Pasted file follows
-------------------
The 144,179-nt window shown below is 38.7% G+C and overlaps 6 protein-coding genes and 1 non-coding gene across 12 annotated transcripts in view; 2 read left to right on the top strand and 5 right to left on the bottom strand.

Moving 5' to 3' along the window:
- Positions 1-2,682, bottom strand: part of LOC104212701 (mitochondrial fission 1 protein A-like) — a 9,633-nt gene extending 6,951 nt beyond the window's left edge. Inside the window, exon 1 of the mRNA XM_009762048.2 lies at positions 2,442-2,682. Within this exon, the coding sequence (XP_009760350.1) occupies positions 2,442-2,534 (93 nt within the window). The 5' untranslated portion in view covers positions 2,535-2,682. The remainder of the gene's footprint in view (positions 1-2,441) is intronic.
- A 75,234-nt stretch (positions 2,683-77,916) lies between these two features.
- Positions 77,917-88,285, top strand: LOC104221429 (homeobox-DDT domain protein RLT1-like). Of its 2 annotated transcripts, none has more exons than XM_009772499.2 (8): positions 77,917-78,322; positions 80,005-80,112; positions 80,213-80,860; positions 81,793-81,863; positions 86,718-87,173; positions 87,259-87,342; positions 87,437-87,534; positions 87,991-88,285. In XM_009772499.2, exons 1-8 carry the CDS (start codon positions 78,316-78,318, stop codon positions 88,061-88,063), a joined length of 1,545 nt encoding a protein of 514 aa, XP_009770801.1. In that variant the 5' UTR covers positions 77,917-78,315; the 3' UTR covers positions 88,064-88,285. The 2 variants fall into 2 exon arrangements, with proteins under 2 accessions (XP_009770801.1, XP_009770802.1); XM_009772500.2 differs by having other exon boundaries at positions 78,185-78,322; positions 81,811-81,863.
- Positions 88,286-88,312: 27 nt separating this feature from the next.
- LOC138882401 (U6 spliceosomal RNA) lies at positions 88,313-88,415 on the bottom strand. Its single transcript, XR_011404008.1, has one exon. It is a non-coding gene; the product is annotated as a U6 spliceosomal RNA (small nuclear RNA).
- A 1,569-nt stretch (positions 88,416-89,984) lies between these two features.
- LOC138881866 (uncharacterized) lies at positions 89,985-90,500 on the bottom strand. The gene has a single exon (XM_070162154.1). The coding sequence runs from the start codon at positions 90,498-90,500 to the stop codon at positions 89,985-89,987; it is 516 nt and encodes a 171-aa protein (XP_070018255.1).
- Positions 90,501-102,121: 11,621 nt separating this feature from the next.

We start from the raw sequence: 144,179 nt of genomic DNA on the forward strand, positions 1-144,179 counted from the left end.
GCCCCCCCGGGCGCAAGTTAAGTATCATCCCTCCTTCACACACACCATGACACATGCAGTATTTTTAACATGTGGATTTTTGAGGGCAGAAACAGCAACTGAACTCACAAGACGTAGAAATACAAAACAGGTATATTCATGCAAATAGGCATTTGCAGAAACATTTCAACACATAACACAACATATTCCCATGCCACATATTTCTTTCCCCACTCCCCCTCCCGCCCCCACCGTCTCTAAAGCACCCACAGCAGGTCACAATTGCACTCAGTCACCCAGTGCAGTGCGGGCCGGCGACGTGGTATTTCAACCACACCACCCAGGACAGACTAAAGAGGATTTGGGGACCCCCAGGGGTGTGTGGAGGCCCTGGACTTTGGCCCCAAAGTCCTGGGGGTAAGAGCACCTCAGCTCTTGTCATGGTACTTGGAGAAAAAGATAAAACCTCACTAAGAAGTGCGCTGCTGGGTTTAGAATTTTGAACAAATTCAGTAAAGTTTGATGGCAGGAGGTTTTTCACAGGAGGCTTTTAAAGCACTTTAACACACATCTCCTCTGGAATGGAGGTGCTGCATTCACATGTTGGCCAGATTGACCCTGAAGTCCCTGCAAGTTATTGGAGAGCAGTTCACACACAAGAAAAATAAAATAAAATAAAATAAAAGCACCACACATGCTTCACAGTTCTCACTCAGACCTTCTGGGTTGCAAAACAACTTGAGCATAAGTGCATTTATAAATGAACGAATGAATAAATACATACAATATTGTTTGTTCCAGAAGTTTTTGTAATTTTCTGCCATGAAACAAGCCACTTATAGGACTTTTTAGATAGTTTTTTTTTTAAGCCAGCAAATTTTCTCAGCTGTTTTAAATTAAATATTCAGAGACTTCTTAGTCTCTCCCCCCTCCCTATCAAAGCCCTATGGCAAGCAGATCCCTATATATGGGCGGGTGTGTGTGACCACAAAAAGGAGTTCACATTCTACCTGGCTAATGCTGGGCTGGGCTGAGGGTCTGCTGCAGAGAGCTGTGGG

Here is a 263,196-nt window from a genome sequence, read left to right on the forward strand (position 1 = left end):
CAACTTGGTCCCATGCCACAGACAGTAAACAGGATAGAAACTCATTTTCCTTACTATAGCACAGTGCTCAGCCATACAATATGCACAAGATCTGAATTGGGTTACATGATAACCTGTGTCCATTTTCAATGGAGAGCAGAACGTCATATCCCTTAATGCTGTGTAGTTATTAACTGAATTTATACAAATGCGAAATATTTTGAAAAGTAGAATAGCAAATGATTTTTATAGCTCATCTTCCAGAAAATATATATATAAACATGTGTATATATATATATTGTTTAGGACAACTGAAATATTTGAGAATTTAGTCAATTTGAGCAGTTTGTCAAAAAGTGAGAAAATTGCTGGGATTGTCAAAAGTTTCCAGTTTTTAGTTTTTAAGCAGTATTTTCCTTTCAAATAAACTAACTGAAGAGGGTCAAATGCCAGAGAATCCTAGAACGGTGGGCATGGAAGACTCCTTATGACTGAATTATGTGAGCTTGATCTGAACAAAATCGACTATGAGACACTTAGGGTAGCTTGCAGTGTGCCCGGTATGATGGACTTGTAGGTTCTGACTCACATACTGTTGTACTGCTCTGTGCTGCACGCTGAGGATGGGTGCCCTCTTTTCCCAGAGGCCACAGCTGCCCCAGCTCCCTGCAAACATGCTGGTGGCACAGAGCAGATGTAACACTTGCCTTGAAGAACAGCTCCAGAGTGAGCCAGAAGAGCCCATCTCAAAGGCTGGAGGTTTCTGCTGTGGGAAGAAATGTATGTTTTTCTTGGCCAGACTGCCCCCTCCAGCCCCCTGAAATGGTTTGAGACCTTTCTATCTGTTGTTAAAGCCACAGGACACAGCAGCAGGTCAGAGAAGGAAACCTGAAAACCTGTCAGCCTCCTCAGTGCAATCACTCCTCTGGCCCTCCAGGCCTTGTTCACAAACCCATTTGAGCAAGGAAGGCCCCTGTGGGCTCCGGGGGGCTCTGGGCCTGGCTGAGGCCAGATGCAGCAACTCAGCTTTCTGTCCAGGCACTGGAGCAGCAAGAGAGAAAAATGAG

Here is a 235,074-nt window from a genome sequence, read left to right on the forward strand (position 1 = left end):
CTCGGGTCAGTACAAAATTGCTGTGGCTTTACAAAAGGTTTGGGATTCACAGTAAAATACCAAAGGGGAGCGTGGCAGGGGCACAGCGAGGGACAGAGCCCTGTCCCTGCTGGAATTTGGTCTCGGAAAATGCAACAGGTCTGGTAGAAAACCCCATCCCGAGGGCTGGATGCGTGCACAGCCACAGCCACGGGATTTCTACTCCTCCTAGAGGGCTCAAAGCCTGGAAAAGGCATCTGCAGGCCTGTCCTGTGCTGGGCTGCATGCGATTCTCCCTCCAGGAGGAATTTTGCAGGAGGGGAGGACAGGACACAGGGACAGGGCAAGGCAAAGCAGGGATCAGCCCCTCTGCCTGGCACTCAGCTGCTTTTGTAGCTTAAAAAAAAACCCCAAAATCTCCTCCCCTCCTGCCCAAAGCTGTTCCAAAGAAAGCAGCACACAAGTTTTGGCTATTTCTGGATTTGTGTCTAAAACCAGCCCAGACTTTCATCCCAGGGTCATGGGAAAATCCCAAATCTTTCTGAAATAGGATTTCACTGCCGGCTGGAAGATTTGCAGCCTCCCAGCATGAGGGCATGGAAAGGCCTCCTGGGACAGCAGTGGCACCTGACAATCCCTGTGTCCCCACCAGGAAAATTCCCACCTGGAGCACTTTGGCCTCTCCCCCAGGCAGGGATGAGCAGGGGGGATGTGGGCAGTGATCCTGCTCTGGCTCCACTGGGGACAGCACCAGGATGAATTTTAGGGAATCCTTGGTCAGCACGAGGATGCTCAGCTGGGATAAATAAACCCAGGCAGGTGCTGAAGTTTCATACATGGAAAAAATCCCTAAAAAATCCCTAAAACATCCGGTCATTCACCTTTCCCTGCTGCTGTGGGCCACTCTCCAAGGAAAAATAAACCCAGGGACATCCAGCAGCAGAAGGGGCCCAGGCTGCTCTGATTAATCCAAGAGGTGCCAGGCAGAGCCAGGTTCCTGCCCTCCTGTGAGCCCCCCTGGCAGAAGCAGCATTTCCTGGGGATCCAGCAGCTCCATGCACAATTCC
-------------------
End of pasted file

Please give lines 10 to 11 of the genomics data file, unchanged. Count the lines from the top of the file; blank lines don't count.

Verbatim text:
- Positions 90,501-102,121: 11,621 nt separating this feature from the next.

We start from the raw sequence: 144,179 nt of genomic DNA on the forward strand, positions 1-144,179 counted from the left end.